The number of green jobs advertised in Northern Ireland has seen a small increase year on year and now accounts for a higher proportion of all job adverts in the region – even as the wider jobs market cools.
PwC UK’s latest Green Jobs Barometer shows that in Northern Ireland, green jobs as a proportion of all job adverts increased from 1.9% in 2022 to 2.4%, and is now higher than the UK average of 2.3%.
The research also shows that Northern Ireland is one of only two areas to have seen an increase in green job adverts from 2022 into 2023, albeit a small increase at 1.7%.
First launched in November 2021, the PwC UK Green Jobs Barometer tracks movements in green job creation, job loss, carbon intensity of employment, and worker sentiment across economic regions and sectors. In 2022, Northern Ireland was ranked bottom of the Barometer, but its comparative strong performance in green job creation this year has moved up seven places to rank fifth overall.
Northern Ireland saw an increase in the number of green job adverts in the information and communication (63.1%), financial and insurance activities (50%) and professional, scientific and technical activities (20.2%) sectors. This growth was partially offset however by reductions in other sectors including accommodation and food services (-77.8%) and manufacturing (-54%).
Jason Calvert, director at PwC Northern Ireland, said:
“It’s encouraging to see green job creation in Northern Ireland showing resilience. The focus now needs to be on creating solutions for businesses in Northern Ireland to help ensure that our economy can capitalise on the opportunities of the net zero transition.
“The path forward will require a concerted effort by both employers and policy-makers. Employers need to be looking closely at jobs that may disappear, new jobs that may be created, and considering how they can equip existing employees with the right skills to make the transition between jobs. Policy makers need to be empowered to innovate and take risks in the development of novel approaches in the policy domains that will support this transition. These include incentivising higher education in fields that will support the net zero transition, creating better conditions to retain new graduates in the region, and improving the business environment for attracting further inward investment.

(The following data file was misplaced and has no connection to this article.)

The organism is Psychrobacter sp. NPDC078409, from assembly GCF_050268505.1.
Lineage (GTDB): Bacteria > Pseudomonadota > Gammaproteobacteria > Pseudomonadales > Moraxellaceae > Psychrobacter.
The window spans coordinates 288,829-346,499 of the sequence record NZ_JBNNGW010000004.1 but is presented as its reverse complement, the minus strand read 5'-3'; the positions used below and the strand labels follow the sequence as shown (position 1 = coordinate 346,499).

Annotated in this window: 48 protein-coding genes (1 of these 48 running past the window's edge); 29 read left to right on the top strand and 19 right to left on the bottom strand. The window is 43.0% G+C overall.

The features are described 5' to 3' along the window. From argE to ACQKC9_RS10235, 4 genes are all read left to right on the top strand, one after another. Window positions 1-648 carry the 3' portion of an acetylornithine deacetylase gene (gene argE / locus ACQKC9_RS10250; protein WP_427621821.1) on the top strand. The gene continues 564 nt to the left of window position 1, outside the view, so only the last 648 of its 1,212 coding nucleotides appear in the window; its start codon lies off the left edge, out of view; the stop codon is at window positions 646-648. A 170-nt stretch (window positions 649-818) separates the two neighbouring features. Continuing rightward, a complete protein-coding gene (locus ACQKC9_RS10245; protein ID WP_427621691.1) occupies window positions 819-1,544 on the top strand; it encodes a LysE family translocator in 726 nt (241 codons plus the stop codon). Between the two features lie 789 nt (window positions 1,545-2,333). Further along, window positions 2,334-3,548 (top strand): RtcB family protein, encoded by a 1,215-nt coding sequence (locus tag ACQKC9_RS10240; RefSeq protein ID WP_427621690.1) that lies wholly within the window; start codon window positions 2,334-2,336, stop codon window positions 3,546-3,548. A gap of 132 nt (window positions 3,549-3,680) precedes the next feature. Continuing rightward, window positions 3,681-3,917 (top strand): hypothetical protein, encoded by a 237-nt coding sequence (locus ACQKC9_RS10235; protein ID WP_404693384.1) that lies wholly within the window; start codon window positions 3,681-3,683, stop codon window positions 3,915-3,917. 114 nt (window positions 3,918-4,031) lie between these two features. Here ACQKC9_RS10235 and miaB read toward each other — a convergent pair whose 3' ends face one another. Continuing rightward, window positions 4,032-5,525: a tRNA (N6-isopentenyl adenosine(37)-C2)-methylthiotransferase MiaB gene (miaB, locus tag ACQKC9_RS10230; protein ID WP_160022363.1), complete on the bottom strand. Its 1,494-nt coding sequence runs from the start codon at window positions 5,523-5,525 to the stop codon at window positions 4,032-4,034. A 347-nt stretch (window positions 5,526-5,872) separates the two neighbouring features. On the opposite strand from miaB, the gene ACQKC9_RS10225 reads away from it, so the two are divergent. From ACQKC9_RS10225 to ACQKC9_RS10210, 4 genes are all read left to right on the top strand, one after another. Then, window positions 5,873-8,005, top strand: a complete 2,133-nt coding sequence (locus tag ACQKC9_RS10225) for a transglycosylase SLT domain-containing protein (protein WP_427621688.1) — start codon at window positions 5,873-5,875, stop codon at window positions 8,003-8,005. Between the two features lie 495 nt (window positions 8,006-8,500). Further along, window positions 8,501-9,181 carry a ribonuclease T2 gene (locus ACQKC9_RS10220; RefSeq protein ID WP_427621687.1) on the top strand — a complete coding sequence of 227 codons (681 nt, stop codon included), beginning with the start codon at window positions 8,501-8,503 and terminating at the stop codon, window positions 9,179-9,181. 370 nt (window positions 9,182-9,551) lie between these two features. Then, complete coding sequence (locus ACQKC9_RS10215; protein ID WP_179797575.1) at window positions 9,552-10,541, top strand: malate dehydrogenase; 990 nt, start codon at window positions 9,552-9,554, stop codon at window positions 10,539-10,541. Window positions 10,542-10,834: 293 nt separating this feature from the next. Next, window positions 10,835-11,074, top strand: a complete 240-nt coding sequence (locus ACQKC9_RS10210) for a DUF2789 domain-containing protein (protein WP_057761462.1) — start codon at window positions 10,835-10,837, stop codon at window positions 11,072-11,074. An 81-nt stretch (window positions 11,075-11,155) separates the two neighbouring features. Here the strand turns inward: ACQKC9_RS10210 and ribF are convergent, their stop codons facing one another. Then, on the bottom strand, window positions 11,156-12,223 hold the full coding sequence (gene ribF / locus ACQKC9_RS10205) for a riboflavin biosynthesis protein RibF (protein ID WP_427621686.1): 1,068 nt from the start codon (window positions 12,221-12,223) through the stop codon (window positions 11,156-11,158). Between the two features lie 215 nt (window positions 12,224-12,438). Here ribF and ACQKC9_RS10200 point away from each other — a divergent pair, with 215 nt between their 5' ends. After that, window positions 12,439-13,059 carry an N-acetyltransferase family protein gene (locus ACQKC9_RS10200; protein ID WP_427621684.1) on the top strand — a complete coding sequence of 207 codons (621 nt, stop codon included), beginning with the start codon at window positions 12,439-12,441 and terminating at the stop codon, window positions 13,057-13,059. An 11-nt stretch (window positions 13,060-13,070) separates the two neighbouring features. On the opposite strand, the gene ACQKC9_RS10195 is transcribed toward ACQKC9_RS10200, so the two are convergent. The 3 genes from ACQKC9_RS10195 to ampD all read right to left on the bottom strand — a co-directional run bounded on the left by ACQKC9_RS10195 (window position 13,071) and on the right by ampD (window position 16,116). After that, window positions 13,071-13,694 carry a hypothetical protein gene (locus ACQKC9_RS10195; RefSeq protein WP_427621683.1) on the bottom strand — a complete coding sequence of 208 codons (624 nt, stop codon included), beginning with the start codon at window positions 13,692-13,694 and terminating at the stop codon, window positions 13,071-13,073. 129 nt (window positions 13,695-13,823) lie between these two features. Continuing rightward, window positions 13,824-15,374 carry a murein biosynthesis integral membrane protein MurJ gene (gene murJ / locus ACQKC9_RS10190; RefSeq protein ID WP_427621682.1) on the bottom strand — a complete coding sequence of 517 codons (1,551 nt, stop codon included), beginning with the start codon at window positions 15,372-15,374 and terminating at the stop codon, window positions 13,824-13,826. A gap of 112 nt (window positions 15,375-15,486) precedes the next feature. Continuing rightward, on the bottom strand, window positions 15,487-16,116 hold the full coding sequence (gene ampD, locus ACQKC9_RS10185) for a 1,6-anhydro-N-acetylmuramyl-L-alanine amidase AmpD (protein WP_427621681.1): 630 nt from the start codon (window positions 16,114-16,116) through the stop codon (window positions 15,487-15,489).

Across the UK
PwC UK’s Green Jobs Barometer shows that across the UK, the number of green jobs advertised has fallen from the record levels recorded in 2022, albeit at a smaller rate than the decline seen in the UK’s job market overall.
High interest rates and a challenging economic backdrop have seen the number of total advertised roles fall by 29%, while the number of green jobs fell by 26%. This degree of resilience of green jobs has seen their share of the UK labour market increase to 2.3% (up from 2.2% in 2022 and 1.9% in 2021). However, when accounting for the number of green jobs required across the economy to power the UK’s transition to net zero by 2050, this deceleration in overall demand, in the face of a cooling labour market, poses a potential challenge.
Scotland is the best performing of all the regions and nations in the UK and leads in green job creation, with 4.04% of all jobs advertised considered as green (up from 3.3% last year), compared with 2.32% for the UK as a whole. Despite London advertising for over 10,000 fewer green jobs than last year, the capital maintained its considerable lead over the other regions by number of jobs, seeking to fill a total of 45,219 roles and enjoying the second highest regional increase in the proportion of green jobs to other jobs. London and the South East show the largest absolute number of vacancies, accounting for 33% of all new green job postings in the UK.
At the other end of the spectrum, five of the 12 UK regions and nations (South East, East Midlands, Wales, North East, East of England) fare worse than the national trend – and see the number of green jobs advertised fall at a greater rate than the fall in all jobs advertised in their region. Collectively, this suggests that the opportunities of the transition to net zero are increasingly concentrated in certain regions.